When we come to the present and our own special needs, the great Feast seems to touch us at many points, to answer many of the needs of our troubled world. We do not need to be assured that Jesus is real, but we do need the civilizing power of the child. We need that picture of the home and the Holy Family. We need, in a sorrowing, unsure world, the sense of the permanency of homely things, and the invasion of joy. Perhaps, to drop to a very practical matter, we do well likewise to link the plight of so many of our people in the midst of plenty, with that ancient story of crowded Bethlehem. It was the Lord of life for whom there was no room in the inn. There is a wealth of meaning in the parallel. And we certainly need the message of peace and good will, an eternal message, but desperately relevant, in this same suspicious and tortured world.
One after another the familiar interpretations of this happiest of Christian Holy Days come flooding into our thoughts, and yet instinctively we feel that there is something more. We have not yet, it seems, touched the deepest need nor found its answer. The Holy Family is a lovely picture; the angels’ song is only an echo from heaven of the sighs of millions of stricken hearts and anxious minds. But the song does come from heaven, and perhaps it being Christmas we are not too fanciful to find in that brief phrase what we are seeking.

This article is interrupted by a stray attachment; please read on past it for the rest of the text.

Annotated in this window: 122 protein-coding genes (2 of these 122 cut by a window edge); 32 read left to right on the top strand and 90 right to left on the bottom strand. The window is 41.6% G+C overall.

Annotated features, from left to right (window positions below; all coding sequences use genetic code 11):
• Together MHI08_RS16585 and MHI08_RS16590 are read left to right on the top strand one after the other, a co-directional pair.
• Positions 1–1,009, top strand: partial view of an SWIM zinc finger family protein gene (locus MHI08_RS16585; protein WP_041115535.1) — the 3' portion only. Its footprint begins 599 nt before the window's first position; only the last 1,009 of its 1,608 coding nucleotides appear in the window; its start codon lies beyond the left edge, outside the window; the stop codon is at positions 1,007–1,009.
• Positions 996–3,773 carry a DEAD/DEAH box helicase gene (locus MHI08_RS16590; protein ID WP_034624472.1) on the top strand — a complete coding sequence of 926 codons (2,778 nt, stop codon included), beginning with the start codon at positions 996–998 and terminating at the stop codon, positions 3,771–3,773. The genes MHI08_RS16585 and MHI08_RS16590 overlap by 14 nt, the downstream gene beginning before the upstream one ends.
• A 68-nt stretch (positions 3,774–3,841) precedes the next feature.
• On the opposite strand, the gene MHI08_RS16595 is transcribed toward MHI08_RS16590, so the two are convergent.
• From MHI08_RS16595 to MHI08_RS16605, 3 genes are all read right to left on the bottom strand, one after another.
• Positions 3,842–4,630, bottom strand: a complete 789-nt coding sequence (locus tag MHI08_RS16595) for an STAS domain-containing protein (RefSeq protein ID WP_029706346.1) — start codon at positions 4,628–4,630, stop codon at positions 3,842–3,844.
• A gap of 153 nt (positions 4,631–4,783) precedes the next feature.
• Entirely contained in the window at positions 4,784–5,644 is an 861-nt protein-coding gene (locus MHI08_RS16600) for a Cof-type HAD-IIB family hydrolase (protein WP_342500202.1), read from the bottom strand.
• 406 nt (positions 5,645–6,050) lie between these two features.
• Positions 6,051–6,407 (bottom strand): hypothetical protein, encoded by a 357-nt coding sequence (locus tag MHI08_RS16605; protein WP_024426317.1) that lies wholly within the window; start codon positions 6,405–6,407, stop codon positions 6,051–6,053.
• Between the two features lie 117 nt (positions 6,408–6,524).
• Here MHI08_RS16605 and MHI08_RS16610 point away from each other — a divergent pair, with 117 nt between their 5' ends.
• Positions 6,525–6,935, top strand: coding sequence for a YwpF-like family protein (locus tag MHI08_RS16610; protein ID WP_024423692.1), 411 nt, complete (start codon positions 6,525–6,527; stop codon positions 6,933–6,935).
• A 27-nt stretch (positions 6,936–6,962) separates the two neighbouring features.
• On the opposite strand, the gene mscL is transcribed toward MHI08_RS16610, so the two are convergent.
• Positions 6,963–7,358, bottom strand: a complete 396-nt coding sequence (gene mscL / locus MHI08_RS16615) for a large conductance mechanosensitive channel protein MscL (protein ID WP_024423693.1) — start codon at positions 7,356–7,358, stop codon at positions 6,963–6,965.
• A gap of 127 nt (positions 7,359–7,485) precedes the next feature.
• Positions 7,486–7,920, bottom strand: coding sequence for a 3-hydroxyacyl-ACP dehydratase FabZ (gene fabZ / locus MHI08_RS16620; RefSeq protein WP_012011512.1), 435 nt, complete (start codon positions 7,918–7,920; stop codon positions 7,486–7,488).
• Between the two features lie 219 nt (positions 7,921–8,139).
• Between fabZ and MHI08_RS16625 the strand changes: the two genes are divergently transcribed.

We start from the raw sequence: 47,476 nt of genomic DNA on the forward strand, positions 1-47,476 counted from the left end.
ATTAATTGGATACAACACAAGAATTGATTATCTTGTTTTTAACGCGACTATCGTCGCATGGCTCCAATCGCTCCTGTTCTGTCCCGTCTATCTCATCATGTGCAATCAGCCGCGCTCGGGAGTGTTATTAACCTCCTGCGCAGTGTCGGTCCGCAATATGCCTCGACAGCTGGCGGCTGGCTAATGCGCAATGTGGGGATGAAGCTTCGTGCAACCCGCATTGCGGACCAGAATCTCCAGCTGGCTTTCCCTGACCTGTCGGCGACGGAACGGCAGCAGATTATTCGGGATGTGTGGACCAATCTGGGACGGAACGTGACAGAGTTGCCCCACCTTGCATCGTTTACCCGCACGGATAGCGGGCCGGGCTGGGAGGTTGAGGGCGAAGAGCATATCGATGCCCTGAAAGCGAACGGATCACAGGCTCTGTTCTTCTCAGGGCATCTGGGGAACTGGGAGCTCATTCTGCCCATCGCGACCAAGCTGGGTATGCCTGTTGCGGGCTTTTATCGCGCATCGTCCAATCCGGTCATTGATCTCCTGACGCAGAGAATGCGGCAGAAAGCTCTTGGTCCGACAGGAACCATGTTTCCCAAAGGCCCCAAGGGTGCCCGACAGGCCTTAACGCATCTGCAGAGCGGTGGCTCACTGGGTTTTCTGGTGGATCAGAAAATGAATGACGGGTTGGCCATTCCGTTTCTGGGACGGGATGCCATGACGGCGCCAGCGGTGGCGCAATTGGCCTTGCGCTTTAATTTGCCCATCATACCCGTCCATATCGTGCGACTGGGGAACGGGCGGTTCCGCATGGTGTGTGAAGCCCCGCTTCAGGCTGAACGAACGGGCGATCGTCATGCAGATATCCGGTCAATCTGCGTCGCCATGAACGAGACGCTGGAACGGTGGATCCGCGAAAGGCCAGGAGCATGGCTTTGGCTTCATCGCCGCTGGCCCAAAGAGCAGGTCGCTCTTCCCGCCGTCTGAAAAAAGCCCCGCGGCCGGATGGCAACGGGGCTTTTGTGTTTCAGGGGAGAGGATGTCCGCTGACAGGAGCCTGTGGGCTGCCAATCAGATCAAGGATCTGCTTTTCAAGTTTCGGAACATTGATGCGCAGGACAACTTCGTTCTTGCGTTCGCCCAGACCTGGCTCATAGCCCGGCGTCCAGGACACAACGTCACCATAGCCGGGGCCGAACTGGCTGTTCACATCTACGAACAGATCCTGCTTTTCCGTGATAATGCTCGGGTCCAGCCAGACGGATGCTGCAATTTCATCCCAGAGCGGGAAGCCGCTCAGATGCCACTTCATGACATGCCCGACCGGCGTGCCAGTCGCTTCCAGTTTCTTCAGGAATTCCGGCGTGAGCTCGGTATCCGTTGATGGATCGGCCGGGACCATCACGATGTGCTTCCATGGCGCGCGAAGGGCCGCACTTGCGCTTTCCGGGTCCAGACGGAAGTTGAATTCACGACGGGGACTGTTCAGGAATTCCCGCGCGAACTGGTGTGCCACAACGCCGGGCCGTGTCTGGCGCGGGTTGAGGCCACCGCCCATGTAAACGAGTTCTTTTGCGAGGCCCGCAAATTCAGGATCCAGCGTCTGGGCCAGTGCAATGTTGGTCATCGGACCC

For clearly our greatest need today is the certainty of God, the profound conviction that he does rule, that his righteousness and justice and love are imperishable. And here at Christmas, through all its friendly and homely meanings, through the fancies and legends which have gathered round it, there is a deep and searching note. The heavens open—we seem to hear another voice interpreting the angels’ song and the announcement of the Savior’s birth. “Listen!” it seems to say, “you do not understand. This child is God’s Word to man. In him God speaks. You have tried your own strength; you have built with your own hands; you have trusted your own minds and been driven by your own wills; and where are you? Your world crumbles, your hopes dim, your faith weakens. But now listen! The heavens open. It is God speaking. This Word comes with power, with the authority of eternity. This birth in which God speaks is no mere adventitious happening. It is God speaking. It carries the meaning of life, the secret of the universe. It points the way of salvation. It is God speaking. Here in this Child is the way, the truth, the life. You ignore it at your peril. You repudiate it to your destruction. It is God speaking and him you cannot escape.”
Christmas will bring many kinds of messages to many kinds of people throughout the world. It will answer in some fashion for an hour, a day or a week some deep need. But all those needs only point to the deepest need of all: the craving of the human heart for God, for the authority of eternal things. In this tragic, troubled, unsure world, on Christmas Day the heavens did open and God spoke.
Edward L. Parsons (1868 – 1960) was the third bishop of the Episcopal Diocese of California and a member of Christianity and Crisis’ editorial board. He later joined the Northern California American Civil Liberties Union board of directors, serving as chairman from 1941 to 1956 and remaining on the board for the rest of his life.